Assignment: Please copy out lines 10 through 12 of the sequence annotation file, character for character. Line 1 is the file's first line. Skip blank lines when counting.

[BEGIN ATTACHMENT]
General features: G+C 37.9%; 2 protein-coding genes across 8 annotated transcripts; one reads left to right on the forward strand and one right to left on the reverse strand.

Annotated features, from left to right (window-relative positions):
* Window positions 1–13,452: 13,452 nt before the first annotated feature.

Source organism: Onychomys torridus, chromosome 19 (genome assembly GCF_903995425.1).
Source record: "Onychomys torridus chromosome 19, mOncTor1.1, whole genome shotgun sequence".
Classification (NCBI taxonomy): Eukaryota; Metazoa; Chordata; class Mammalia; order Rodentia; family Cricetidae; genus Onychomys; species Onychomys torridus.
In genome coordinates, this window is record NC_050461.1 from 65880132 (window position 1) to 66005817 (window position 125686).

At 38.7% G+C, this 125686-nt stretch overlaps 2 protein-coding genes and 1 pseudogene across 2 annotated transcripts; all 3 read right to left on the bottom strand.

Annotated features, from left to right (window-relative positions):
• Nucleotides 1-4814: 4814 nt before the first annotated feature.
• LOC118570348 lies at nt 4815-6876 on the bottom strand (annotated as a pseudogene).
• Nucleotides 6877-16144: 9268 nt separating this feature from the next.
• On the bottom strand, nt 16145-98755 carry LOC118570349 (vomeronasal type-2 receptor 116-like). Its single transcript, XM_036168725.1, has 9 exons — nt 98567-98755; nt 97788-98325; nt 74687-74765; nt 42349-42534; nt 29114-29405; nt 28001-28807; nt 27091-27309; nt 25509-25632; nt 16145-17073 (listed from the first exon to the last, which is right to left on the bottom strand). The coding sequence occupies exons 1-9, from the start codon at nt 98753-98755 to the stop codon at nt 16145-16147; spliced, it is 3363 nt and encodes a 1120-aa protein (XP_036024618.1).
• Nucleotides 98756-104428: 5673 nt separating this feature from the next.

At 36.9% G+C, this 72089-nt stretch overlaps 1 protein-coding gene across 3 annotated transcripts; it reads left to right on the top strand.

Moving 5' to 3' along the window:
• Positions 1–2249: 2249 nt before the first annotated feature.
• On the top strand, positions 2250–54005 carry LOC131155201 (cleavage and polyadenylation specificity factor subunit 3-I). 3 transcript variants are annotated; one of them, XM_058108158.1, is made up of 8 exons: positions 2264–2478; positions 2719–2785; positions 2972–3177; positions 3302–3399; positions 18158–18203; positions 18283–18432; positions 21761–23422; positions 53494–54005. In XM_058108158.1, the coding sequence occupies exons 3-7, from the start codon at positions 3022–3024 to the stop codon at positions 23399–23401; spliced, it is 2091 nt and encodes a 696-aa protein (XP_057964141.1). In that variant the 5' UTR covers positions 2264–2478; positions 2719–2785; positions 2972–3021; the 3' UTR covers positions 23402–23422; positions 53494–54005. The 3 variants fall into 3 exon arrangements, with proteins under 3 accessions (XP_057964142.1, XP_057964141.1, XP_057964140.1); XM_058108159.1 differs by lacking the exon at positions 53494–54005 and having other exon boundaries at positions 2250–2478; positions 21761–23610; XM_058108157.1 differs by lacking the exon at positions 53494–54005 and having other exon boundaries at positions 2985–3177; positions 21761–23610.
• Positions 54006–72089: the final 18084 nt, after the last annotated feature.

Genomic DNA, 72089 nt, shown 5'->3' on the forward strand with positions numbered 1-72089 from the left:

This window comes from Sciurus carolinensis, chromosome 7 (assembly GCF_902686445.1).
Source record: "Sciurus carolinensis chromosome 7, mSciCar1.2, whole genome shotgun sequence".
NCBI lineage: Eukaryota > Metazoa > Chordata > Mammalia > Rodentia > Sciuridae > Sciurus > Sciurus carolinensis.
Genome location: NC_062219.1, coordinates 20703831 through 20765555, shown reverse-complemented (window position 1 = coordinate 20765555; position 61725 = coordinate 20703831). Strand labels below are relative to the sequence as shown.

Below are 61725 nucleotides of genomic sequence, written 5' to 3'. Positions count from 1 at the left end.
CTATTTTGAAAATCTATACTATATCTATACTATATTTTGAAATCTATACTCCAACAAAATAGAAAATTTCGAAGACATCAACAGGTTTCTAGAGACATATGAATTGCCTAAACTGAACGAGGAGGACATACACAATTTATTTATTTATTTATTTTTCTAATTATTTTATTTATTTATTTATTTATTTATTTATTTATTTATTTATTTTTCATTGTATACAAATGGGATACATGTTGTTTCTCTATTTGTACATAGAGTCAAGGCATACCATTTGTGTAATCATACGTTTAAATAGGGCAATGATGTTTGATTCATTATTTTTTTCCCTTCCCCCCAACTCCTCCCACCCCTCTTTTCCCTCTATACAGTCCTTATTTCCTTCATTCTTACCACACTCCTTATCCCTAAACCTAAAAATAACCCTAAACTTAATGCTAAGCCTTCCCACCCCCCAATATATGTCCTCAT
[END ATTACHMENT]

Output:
• Nucleotides 1-4814: 4814 nt before the first annotated feature.
• LOC118570348 lies at nt 4815-6876 on the bottom strand (annotated as a pseudogene).
• Nucleotides 6877-16144: 9268 nt separating this feature from the next.